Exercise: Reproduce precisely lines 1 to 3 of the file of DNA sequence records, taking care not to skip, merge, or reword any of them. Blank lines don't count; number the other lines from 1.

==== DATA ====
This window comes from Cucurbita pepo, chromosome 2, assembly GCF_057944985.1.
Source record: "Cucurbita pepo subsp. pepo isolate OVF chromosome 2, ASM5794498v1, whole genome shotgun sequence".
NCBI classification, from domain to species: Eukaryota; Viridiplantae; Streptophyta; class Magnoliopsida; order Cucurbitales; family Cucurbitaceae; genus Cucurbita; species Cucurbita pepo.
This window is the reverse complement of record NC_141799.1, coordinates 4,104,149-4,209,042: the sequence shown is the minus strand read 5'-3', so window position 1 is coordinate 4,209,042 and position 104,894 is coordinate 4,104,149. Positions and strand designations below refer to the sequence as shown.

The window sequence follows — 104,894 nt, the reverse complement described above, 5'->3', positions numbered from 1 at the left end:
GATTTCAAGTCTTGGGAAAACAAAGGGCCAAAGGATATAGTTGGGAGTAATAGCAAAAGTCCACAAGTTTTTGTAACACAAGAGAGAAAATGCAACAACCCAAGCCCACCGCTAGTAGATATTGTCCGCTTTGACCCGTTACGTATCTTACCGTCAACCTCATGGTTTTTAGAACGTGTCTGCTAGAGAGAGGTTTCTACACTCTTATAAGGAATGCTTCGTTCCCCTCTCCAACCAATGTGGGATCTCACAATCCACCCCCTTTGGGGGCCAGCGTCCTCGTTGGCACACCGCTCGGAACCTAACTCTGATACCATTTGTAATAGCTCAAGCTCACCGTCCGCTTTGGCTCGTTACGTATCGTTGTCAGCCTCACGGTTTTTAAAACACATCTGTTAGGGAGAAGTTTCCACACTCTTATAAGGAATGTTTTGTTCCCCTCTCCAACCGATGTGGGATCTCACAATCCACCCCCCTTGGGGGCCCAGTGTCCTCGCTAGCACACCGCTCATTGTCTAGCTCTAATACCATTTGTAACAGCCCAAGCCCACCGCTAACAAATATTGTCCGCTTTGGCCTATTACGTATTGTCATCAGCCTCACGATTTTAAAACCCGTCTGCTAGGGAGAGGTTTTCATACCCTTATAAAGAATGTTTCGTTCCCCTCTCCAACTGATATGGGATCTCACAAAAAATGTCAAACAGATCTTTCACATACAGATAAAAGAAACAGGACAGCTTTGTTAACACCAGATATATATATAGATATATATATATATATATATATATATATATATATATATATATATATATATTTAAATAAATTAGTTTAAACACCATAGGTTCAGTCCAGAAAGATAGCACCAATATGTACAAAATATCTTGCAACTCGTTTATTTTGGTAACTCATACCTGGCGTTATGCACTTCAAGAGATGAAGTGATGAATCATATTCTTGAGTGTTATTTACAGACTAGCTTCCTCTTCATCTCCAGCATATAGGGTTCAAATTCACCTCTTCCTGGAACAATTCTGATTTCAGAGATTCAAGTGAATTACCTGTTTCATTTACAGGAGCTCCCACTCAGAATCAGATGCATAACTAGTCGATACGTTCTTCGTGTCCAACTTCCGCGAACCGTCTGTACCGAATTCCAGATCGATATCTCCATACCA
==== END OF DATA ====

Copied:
This window comes from Cucurbita pepo, chromosome 2, assembly GCF_057944985.1.
Source record: "Cucurbita pepo subsp. pepo isolate OVF chromosome 2, ASM5794498v1, whole genome shotgun sequence".
NCBI classification, from domain to species: Eukaryota; Viridiplantae; Streptophyta; class Magnoliopsida; order Cucurbitales; family Cucurbitaceae; genus Cucurbita; species Cucurbita pepo.